(4) is an individual that is part of a class of individuals that the Secretary has determined that providing aviation training to presents minimal risk to aviation or national security because of the aviation training already possessed by such class of individuals.


(e) Training.—In subsection (a), the term "training" means training received from an instructor in an aircraft or aircraft simulator and does not include recurrent training, ground training, or demonstration flights for marketing purposes.

(f) Nonapplicability to Certain Foreign Military Pilots.—The procedures and processes required by subsections (a) through (d) shall not apply to a foreign military pilot endorsed by the Department of Defense for flight training in the United States and seeking training described in subsection (e) in the United States.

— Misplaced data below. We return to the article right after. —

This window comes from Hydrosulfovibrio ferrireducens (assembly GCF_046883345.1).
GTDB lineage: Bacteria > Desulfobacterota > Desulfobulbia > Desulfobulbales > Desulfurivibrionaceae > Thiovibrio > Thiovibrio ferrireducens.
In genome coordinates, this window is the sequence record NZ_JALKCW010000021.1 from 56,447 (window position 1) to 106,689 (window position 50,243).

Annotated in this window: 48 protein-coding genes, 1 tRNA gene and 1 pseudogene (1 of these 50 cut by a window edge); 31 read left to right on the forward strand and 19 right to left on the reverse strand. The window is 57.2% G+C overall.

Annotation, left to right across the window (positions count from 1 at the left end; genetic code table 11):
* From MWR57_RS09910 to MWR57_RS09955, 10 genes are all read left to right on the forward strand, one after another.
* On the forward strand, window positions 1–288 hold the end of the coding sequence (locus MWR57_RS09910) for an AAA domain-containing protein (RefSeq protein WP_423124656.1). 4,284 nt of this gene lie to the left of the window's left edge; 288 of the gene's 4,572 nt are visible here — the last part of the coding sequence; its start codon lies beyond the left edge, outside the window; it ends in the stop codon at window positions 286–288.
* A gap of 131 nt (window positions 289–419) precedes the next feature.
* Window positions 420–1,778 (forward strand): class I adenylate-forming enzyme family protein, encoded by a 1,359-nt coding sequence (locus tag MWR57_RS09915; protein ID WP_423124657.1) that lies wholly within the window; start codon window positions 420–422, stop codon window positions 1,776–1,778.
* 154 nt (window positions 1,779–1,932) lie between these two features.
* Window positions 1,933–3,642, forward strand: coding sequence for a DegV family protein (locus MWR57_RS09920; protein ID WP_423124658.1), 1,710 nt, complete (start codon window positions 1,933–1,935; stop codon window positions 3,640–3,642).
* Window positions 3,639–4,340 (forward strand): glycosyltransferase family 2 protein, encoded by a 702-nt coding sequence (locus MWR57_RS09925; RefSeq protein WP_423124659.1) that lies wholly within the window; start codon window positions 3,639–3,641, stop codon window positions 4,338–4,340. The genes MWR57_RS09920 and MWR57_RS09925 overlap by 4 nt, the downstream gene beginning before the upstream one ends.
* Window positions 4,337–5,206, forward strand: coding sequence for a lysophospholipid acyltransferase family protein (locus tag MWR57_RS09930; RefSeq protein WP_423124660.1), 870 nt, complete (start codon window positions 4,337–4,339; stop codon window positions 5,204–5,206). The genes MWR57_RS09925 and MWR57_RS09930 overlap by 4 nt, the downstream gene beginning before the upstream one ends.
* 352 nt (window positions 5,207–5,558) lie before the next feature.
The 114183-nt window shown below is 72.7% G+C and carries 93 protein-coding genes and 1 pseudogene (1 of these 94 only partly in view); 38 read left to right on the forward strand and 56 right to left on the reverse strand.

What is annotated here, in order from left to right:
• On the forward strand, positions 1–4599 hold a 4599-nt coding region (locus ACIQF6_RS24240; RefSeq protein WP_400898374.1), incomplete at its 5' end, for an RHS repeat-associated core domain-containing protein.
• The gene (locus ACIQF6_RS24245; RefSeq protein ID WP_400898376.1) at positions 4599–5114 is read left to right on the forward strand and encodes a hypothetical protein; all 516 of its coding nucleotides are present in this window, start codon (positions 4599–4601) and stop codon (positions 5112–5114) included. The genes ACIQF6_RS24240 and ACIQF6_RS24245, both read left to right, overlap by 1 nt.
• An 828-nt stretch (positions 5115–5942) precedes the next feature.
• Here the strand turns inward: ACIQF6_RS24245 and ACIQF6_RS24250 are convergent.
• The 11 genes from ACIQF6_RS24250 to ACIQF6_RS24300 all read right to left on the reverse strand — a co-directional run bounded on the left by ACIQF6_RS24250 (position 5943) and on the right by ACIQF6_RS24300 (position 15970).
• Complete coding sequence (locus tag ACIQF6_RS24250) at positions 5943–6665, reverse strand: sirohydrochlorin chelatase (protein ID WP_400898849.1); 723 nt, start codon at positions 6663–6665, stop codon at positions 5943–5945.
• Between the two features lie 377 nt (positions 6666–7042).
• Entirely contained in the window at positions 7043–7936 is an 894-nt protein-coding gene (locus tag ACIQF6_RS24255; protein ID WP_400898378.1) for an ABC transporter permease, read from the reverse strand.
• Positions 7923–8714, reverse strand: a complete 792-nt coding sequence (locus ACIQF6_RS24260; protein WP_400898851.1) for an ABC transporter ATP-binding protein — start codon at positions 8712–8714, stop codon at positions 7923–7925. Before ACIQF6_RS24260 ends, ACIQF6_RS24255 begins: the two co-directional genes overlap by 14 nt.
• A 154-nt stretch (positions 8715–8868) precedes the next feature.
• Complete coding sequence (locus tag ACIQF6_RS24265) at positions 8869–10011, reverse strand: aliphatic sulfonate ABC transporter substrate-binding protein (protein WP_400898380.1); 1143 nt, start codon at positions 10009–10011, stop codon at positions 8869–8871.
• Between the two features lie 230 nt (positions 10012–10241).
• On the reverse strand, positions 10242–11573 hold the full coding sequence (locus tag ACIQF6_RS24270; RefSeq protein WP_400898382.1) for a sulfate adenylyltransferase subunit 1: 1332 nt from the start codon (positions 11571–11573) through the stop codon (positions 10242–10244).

(g) Fee.—

(1) In general.—The Secretary of Homeland Security may assess a fee for an investigation under this section, which may not exceed $100 per individual (exclusive of the cost of transmitting fingerprints collected at overseas facilities) during fiscal years 2003 and 2004. For fiscal year 2005 and thereafter, the Secretary may adjust the maximum amount of the fee to reflect the costs of such an investigation.

(2) Offset.—Notwithstanding section 3302 of title 31, any fee collected under this section—

(A) shall be credited to the account in the Treasury from which the expenses were incurred and shall be available to the Secretary for those expenses; and

(B) shall remain available until expended.